Saturday, June 10, 2023

No surprises in the rich list

Graham Fisher in Editorial, General Soccer News 11 Feb 2011


Money doesn't necessarily buy success

Deloitte calculate the richest football clubs in the world and produce a list of the top twenty clubs annually. The review does not include the cost of transfer fees or player wages, or VAT and other sales taxes, but calculates the income from all football business. This includes money from ticket sales, sponsorship, merchandising and other commercial revenues, television money, corporate hospitality and use of the stadium for things like business conferences.


The review probably doesn’t mean a great deal and the results are certainly not very surprising. The top ten clubs from season 2008-09 were exactly the same ten that we find in the latest list for season 2009-10.

The most interesting thing is to see whether the commonly held belief that English Premier League football is the richest is in fact correct and whether success on the field equates to having a lot of money.

Let’s take a look at the top ten:

1. Real Madrid: 438.6m euros
2. Barcelona: 398.1m euros
3. Manchester United: 349.8m euros
4. Bayern Munich: 323m euros
5. Arsenal: 274.1m euros
6. Chelsea: 255.9m euros
7. AC Milan: 235.8.m euros
8. Liverpool: 225.3m euros
9. Inter Milan 224.8m euros
10. Juventus: 205m euros

This is the sixth year in a row that Real Madrid have topped the list yet in the last two seasons the only thing they have won is one Supercopa. There has been no European success throughout those six years.


In fifth place we have Arsenal, who have famously gone five years without winning anything. Also in the top ten are AC Milan who have just a couple of domestic cups and a UEFA Cup to show for their last six years and Liverpool, who had a pretty disastrous season. Both of these clubs are used to much greater success. Making up the top ten is Juventus who finished seventh in Serie A and won nothing.

It would seem, therefore, that current success is not necessarily a pre-requisite for making a whole lot of money. Deloitte says that the established large and loyal supporter bases and historic on-pitch success has “continued to underpin the brand strength” of football’s top clubs.


The top six clubs are identical to last season and six of the top ten have appeared in the top ten list for ten seasons in a row.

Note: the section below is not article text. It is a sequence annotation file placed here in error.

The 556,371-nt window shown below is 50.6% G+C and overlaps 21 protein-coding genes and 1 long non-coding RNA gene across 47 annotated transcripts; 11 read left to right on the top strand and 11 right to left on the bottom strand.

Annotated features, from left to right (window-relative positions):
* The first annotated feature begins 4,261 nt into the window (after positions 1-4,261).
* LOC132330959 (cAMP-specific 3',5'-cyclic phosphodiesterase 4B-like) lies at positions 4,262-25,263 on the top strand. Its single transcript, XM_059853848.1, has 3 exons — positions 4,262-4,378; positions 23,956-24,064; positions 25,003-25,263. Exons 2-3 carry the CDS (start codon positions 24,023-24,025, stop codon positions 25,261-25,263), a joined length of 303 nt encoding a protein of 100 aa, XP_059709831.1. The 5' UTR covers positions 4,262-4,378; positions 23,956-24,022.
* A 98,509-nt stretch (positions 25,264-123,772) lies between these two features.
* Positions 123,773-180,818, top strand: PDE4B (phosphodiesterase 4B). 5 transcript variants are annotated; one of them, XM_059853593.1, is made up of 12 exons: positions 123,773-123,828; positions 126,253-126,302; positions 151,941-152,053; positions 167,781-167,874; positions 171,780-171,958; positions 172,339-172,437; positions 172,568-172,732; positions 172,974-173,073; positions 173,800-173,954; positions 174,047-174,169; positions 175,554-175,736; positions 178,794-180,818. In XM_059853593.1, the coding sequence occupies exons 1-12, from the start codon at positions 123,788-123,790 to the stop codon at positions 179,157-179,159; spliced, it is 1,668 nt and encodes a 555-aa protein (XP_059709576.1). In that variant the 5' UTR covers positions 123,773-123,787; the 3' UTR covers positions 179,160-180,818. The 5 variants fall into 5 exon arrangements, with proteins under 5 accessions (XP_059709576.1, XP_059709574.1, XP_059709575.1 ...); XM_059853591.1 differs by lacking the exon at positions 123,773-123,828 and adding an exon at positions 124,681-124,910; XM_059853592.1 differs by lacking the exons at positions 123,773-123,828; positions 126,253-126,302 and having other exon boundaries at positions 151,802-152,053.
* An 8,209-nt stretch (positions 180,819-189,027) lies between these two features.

The biggest climbers in the top twenty are, unsurprisingly, Manchester City who now sit just outside the top ten in eleventh place. Together with Tottenham and Aston Villa, they make up the seven English teams in the top twenty, which suggests that English football still is where the money is despite Real Madrid and Barcelona occupying the top two positions.

The other eleven places in the top twenty are made up by a third Spanish team, four from Germany, four from Italy and two from France.


Whilst commenting on the record amounts of money taken by clubs in 2009-10, Deloitte added that they were a little surprised that the global economic downturn had not seemingly had an effect.

“We continued to assert that the game’s top clubs would be well placed to meet these challenges given their large and loyal supporter bases, ability to drive broadcast audiences and continuing attraction to corporate partners. This was more than borne out by clubs’ revenue performance in 2009-10.”


UEFA’s financial fair play rules will soon come into effect and that will leave these top few clubs in an even stronger position. The rules will mean that clubs will only be allowed to spend what they actually earn. The report’s editor said,

“In the coming years, particularly as UEFA’s financial fair play rules take effect, Real Madrid’s revenue prowess should, in theory, translate into a competitive advantage on the pitch. The much discussed implementation of UEFA’s regulations from 2013-14 will not impact on clubs’ revenue generation, with the key principle underlying the regulations being that clubs do not spend more than they earn. Indeed, the regulations should help encourage clubs to identify and realise sustainable increased revenues.”


Roughly translated I think that means that the clubs who earn the most will be able to spend the most on players and should, therefore, become even stronger. That is great for those clubs in the top ten but it can only mean that the smaller clubs will fall even further behind. What chance will any of the other Spanish clubs have of getting anywhere near the big two?

I don’t pretend to know anything about financial matters but I thought all of this was quite interesting!


Graham Fisher



Notify of

Inline Feedbacks
View all comments
Live Scores


Betting Guide Advertisement


Become a Writer
More More
Would love your thoughts, please comment.x